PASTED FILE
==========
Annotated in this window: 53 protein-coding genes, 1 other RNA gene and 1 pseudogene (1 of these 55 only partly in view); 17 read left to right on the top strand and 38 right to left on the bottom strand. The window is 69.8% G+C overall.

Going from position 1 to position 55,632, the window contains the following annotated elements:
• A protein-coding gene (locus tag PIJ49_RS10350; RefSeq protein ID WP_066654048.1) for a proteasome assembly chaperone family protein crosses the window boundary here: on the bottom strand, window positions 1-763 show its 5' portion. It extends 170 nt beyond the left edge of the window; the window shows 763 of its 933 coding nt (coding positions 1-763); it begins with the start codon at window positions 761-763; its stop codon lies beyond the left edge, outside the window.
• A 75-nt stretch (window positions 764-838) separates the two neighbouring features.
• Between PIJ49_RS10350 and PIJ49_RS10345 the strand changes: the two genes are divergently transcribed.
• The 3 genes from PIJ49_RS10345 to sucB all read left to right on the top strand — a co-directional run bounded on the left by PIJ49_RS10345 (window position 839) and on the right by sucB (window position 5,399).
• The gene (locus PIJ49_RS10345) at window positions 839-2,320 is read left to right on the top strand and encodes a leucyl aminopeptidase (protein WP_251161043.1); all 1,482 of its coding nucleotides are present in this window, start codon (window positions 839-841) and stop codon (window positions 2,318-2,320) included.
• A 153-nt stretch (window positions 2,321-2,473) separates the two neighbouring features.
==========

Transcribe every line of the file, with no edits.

Annotated in this window: 53 protein-coding genes, 1 other RNA gene and 1 pseudogene (1 of these 55 only partly in view); 17 read left to right on the top strand and 38 right to left on the bottom strand. The window is 69.8% G+C overall.

Going from position 1 to position 55,632, the window contains the following annotated elements:
• A protein-coding gene (locus tag PIJ49_RS10350; RefSeq protein ID WP_066654048.1) for a proteasome assembly chaperone family protein crosses the window boundary here: on the bottom strand, window positions 1-763 show its 5' portion. It extends 170 nt beyond the left edge of the window; the window shows 763 of its 933 coding nt (coding positions 1-763); it begins with the start codon at window positions 761-763; its stop codon lies beyond the left edge, outside the window.
• A 75-nt stretch (window positions 764-838) separates the two neighbouring features.
• Between PIJ49_RS10350 and PIJ49_RS10345 the strand changes: the two genes are divergently transcribed.
• The 3 genes from PIJ49_RS10345 to sucB all read left to right on the top strand — a co-directional run bounded on the left by PIJ49_RS10345 (window position 839) and on the right by sucB (window position 5,399).
• The gene (locus PIJ49_RS10345) at window positions 839-2,320 is read left to right on the top strand and encodes a leucyl aminopeptidase (protein WP_251161043.1); all 1,482 of its coding nucleotides are present in this window, start codon (window positions 839-841) and stop codon (window positions 2,318-2,320) included.
• A 153-nt stretch (window positions 2,321-2,473) separates the two neighbouring features.